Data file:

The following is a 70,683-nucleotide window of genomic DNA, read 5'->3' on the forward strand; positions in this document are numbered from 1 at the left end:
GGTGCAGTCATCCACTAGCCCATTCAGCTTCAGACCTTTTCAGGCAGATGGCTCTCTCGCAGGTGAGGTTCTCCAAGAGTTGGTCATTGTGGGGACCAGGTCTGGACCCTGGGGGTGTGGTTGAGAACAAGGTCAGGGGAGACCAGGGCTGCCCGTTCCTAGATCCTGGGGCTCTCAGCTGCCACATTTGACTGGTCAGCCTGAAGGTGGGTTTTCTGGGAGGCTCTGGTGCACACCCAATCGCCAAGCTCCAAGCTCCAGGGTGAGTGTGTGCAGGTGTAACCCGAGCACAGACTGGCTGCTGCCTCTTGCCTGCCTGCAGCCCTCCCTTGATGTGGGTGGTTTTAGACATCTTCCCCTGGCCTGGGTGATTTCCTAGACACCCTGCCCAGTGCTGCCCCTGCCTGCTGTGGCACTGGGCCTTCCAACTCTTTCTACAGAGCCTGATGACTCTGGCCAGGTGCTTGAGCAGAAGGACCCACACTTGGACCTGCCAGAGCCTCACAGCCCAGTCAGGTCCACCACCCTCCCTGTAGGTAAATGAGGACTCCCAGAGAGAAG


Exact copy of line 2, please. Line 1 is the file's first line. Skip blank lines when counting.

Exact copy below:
GGTGCAGTCATCCACTAGCCCATTCAGCTTCAGACCTTTTCAGGCAGATGGCTCTCTCGCAGGTGAGGTTCTCCAAGAGTTGGTCATTGTGGGGACCAGGTCTGGACCCTGGGGGTGTGGTTGAGAACAAGGTCAGGGGAGACCAGGGCTGCCCGTTCCTAGATCCTGGGGCTCTCAGCTGCCACATTTGACTGGTCAGCCTGAAGGTGGGTTTTCTGGGAGGCTCTGGTGCACACCCAATCGCCAAGCTCCAAGCTCCAGGGTGAGTGTGTGCAGGTGTAACCCGAGCACAGACTGGCTGCTGCCTCTTGCCTGCCTGCAGCCCTCCCTTGATGTGGGTGGTTTTAGACATCTTCCCCTGGCCTGGGTGATTTCCTAGACACCCTGCCCAGTGCTGCCCCTGCCTGCTGTGGCACTGGGCCTTCCAACTCTTTCTACAGAGCCTGATGACTCTGGCCAGGTGCTTGAGCAGAAGGACCCACACTTGGACCTGCCAGAGCCTCACAGCCCAGTCAGGTCCACCACCCTCCCTGTAGGTAAATGAGGACTCCCAGAGAGAAG